Daily Reformer: Walz to give out federal CARES Act money

Tasty lunchtime morsels

A gas flare from the Shell Chemical LP petroleum refinery illuminates the sky on Aug. 21, 2019 in Norco, Louisiana. Photo by Drew Angerer/Getty Images.

Good day. 

Wouldn’t be an election year without a Democratic circular firing squad, or a Daily Reformer without some inside buzz. 

Two DFL sources expressed frustration about how the special legislative session ended in the early morning hours Saturday. 

I’m told there was a deal to be had on distribution of federal CARES Act funding, which is more than $841 million, plus a $58 million supplemental budget that included a pay increase for personal care aides, considered hazard pay for COVID-19. (Though in reality these hard working people — many of them women of color — are badly underpaid even during normal times.) 

Gov. Tim Walz blew up that deal in early morning hours, imploring DFL lawmakers to walk unless there was movement on police reform from Senate Republicans. 

So they wound up without police reform or the $58 million. Then after telling Democrats at the Capitol they would continue using the $841 million CARES Act funding as leverage with Senate Republicans to get a better deal, the administration immediately started planning to distribute that money on their own. 

Which they’re going to do today, according to a source briefed on the announcement. 

(In the journalism trade we call that a buried lede.) 

Which is their last bit of leverage with Senate Republicans, who need to bring that money home to their districts. 

So, no $58 million, which means no raise for PCA workers. No police reform. Leverage gone. 

A DFL source referred to Walz’s decision making as a feckless pursuit of popularity and lacking strategy: “It’s an emotional reaction in the moment.” 

“It’s a poor man’s Trump White House,” the source said. “Without someone giving him approval, he’s paralyzed.”

Whoa. 

A Walz World person scoffed at the Legislature and its process: “It’s terrible governance. You can’t do these things at 4 a.m.,” the source said, referring to the early morning negotiating Saturday. Which was the result of the arbitrary one week deadline set by the Republican Senate, to which the House had no choice but to accede.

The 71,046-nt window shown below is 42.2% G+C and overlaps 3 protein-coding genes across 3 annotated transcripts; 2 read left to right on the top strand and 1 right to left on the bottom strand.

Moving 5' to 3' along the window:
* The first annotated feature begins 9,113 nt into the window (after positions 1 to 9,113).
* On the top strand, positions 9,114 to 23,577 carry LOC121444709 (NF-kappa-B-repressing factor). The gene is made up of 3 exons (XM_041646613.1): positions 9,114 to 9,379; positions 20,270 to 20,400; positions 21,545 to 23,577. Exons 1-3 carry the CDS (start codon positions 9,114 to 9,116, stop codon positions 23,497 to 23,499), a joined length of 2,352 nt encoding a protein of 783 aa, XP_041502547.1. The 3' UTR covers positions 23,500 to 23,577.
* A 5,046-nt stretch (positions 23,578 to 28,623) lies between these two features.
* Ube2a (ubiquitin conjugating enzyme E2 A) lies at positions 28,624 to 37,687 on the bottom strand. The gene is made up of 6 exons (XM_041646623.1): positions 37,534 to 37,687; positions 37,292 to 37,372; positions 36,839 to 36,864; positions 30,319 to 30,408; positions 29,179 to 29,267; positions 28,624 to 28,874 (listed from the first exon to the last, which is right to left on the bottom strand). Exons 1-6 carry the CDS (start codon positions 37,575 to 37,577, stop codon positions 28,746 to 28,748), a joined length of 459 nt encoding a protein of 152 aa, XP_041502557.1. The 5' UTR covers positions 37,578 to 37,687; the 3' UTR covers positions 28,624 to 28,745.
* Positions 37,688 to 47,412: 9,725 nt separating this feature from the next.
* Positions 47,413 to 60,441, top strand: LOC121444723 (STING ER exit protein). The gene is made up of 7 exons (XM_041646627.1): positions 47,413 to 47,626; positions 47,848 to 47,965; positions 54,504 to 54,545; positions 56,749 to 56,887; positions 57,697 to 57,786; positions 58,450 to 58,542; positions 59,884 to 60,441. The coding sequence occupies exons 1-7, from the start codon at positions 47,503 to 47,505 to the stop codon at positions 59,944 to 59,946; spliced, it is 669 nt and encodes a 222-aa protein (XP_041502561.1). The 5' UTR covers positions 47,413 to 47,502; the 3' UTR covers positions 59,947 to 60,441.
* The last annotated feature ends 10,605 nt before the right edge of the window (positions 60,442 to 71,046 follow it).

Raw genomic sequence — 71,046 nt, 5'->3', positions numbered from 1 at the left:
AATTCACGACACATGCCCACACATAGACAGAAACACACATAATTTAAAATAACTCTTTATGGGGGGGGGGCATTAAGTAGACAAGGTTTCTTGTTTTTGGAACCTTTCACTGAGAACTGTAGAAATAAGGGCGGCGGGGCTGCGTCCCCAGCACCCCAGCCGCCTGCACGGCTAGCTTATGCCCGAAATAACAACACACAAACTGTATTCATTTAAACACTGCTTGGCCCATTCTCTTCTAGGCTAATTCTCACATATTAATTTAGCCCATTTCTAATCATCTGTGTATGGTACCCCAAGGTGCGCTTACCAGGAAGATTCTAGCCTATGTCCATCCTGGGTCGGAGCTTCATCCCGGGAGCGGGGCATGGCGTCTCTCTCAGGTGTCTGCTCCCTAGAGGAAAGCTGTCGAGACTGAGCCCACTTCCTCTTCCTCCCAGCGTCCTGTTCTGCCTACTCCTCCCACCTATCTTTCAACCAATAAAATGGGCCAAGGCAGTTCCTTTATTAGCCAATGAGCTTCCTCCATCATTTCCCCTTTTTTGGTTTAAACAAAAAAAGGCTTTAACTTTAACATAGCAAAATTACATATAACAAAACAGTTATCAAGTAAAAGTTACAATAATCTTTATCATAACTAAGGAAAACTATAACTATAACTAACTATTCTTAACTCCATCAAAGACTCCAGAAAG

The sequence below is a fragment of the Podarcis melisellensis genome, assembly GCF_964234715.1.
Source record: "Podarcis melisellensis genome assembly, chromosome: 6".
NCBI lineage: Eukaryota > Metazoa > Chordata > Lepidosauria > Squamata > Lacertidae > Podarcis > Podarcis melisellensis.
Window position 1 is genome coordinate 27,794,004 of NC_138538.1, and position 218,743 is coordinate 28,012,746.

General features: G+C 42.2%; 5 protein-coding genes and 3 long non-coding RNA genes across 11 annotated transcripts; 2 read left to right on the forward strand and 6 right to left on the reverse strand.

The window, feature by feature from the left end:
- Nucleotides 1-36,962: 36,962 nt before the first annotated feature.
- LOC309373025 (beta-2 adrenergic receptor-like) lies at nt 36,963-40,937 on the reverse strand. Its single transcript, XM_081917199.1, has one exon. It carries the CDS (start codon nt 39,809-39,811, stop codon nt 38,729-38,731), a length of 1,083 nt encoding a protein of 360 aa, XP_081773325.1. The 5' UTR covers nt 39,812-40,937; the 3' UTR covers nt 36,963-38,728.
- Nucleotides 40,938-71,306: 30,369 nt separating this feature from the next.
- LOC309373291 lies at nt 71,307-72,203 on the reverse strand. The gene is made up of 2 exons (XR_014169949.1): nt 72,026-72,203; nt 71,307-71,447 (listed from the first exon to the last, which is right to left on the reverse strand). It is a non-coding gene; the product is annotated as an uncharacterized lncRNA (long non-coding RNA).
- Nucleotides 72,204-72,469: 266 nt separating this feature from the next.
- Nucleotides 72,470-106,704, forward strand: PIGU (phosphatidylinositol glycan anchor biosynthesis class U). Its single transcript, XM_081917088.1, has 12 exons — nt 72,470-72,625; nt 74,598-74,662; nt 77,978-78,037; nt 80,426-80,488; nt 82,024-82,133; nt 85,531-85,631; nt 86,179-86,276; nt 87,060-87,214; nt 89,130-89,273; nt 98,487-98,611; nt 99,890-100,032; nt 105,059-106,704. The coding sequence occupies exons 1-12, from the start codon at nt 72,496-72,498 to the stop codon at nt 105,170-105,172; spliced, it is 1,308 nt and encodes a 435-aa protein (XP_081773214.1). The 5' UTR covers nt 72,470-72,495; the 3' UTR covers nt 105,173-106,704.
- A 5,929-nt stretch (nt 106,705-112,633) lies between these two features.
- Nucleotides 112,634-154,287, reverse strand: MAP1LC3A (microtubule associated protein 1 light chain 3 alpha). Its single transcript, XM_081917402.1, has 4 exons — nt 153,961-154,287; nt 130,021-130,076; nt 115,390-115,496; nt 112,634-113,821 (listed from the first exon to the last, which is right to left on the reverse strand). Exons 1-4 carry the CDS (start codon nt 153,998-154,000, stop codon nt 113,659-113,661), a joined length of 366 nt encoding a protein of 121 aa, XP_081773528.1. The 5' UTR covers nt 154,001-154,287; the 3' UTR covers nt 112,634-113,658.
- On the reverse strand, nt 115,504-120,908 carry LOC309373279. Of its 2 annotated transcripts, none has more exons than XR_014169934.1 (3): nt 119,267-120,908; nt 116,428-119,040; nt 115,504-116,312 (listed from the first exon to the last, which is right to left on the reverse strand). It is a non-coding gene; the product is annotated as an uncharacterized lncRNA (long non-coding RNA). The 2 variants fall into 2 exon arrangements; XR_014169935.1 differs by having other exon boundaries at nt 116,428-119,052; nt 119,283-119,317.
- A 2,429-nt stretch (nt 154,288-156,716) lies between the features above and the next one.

“It’s nonsense. It’s crazy. Why are we making decisions at 4 a.m.?”

There was no deal to be had, the source said, before unleashing a torrent of invective at the Legislature. 

Meanwhile, over at Minneapolis City Hall, the “abolish police” caucus is moving ahead with a charter amendment that would replace MPD with something new, Deena Winter scoops. They say they have a veto-proof majority. But do they have the nerve? 

The Strib has their own story, albeit without details of the charter amendment. The Strib story focuses — justifiably so, as far as it goes — a lot on the backlash to abolish police as the city withstands a wave of shootings in the past month. (Rilyn Eischens has some MPD data on shootings and the numbers are up on injury/fatality shootings considerably this June compared to recent Junes.) 

No doubt Mayor Jacob Frey is pushing hard behind the scenes to prevent the charter amendment Deena reported on. Its passage would essentially be like a “no confidence” vote one might see in a European parliament. 

Bizarrely, he’s not quoted in the Strib story, which leads me to believe there was some heavy behind-the-scenes spinning going on. How else to explain a story about the future of the Police Department without a quote from the mayor who has authority over it or even any indication they talked to him?